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TAC recommends signal for South Mission/Pepper Tree

The county’s Traffic Advisory Committee voted unanimously to recommend placing the intersection of South Mission Road and Pepper Tree Lane on the county’s Traffic Signal Priority List.

The TAC’s August 27 vote sends the recommendation to the San Diego County Board of Supervisors, who are scheduled to address the matter October 20. Although the Fallbrook Community Planning Group opposed placing the signal on the list, the planning group’s rationale was that development near the intersection would likely pay for the signal and that other Fallbrook intersections merited higher priority.

“It was not the appropriate timing to consider a signal,” said Anne Burdick, who represented the Fallbrook Community Planning Group at the TAC meeting.

Staff from the county’s Department of Public Works noted that placing an intersection on the Traffic Signal Priority List does not translate into a commitment for the county to construct that signal but that placing an intersection on the list is the first step towards an eventual signal. Placing an intersection on the Traffic Signal Priority List also allows future development to be assessed for its fair share payment for future traffic signals at intersections which will be used by the development.

“Having the signal on the priority list will allow us to collect fair shares,” said Murali Pasumarthi, the traffic engineering manager for the Department of Public Works.

South Mission Road is approximately 81 feet wide at its intersection with Pepper Tree Lane with edge striping along both sides of the roadway. South Mission Road is classified as a Major Road on the county’s Circulation Element map, and South Mission Road near Pepper Tree Lane has a 35 mph speed limit which has been certified for radar enforcement. An April 2010 traffic survey indicated an average daily traffic volume of 13,610 southbound vehicles north of Pepper Tree Lane and 13,050 northbound vehicles south of Pepper Tree Lane.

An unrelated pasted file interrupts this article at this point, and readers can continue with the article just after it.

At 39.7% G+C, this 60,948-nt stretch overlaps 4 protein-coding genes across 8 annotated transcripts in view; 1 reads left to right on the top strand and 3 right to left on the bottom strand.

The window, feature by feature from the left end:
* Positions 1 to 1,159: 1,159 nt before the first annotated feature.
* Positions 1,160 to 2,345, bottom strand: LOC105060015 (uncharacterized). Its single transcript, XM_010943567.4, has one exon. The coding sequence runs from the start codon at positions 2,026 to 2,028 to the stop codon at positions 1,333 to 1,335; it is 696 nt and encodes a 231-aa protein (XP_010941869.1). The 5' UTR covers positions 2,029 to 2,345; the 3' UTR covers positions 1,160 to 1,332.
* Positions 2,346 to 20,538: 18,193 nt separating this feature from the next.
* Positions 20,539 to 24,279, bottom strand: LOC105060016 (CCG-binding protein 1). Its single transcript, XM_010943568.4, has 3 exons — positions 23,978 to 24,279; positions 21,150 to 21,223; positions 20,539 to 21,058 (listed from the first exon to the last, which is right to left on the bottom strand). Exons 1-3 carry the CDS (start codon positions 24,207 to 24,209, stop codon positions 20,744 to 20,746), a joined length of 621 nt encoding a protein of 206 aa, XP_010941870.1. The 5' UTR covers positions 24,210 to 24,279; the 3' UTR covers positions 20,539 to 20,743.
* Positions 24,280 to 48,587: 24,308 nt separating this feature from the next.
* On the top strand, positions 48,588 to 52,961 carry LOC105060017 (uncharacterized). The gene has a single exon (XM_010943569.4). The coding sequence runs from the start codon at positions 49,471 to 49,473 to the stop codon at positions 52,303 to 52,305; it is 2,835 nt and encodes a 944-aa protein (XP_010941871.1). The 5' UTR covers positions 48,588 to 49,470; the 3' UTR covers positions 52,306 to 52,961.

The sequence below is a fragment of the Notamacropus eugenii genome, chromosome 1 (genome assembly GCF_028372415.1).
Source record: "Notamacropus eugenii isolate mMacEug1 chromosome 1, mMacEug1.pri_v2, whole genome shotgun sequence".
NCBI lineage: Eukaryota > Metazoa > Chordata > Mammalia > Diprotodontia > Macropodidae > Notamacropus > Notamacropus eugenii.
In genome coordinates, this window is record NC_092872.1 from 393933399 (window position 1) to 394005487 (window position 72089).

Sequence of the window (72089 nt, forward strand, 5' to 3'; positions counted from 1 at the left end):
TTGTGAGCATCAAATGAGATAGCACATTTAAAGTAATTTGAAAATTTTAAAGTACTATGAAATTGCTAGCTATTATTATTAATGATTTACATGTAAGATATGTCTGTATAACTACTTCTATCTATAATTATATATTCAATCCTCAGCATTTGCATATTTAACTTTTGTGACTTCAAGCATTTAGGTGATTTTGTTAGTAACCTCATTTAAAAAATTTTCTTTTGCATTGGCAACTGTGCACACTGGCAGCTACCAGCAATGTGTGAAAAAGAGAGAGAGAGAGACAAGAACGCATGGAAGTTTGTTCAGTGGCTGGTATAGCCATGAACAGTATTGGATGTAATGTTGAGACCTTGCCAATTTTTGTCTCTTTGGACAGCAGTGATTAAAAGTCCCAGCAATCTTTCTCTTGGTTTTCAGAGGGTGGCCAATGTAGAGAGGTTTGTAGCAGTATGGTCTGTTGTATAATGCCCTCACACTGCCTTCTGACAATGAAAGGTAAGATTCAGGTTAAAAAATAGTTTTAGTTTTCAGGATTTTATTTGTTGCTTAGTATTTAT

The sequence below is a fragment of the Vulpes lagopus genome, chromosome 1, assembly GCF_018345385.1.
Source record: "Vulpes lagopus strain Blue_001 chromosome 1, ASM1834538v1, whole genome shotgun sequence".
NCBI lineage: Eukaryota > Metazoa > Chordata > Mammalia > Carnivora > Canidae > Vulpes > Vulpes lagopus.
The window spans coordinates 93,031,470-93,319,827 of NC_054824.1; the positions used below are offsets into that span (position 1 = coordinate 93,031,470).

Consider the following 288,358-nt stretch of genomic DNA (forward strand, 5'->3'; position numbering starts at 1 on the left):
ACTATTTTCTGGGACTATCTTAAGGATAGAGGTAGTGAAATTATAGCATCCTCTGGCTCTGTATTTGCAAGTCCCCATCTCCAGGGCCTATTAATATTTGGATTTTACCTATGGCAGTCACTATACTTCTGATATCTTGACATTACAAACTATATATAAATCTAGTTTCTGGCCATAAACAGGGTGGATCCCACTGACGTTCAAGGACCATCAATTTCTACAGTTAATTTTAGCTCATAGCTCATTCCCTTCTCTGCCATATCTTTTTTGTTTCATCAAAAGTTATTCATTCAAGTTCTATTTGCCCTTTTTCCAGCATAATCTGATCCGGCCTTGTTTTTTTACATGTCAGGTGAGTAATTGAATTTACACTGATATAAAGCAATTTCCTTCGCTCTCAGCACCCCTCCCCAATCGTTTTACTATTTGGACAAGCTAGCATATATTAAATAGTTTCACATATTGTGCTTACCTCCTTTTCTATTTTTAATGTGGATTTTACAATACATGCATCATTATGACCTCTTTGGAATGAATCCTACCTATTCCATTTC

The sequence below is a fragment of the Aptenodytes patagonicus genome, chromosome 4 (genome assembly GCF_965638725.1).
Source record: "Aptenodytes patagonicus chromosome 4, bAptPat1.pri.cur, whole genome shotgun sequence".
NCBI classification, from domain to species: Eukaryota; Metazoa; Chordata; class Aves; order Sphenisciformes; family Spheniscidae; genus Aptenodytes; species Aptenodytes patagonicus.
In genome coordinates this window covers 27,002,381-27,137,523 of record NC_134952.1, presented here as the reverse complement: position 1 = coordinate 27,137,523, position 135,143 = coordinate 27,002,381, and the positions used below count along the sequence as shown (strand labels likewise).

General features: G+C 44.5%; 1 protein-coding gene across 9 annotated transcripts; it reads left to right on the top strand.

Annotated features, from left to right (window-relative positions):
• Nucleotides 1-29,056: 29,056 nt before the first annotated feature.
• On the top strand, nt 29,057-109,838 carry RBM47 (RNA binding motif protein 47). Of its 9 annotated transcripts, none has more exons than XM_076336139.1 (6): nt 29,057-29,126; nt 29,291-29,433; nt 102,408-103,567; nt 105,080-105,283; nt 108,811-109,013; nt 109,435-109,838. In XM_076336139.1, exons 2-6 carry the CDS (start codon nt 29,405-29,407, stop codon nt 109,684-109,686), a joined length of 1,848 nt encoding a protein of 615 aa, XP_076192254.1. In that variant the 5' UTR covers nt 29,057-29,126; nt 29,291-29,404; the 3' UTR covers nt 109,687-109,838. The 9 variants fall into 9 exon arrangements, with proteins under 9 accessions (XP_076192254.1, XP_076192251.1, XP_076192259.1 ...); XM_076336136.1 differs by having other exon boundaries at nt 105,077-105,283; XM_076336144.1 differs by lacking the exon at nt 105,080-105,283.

Pepper Tree Lane terminates at South Mission Road and measures approximately 50 feet in length. A stop control is augmented with limit lines and pavement legends to notify the westbound traffic that through traffic on South Mission Road has the right-of-way. Pepper Tree Road is classified as a Light Collector on the county’s Circulation Element map, and the road does not have a posted speed limit. The site distance from Pepper Tree Lane looking onto South Mission Road is at least 550 feet in each direction. The April 2010 traffic survey indicated an average daily traffic volume of 3,310 westbound vehicles east of South Mission Road.

Burdick notes that Pepper Tree Lane currently serves only 54 houses and that much of the traffic is from a commercial shopping center at the intersection with Mission Road. “The volume was astounding,” she said.

An eventual extension of Pepper Tree Lane will connect the two existing non-contiguous segments. Burdick noted that the development conditions could include a signal at the intersection, as could the redevelopment of a commercial area near the intersection.

During the five-year period covering May 31, 2005, to May 31, 2010, the intersection had five reported collisions, one of which resulted in injury. The accident rate of 0.09 per million vehicles compares favorably with the statewide rate of 0.19 per million vehicles for similar suburban intersections.

The intersection meets four volume, safety, and operational warrants for a traffic signal. “The requirements for a signal are met for this intersection,” Pasumarthi said.

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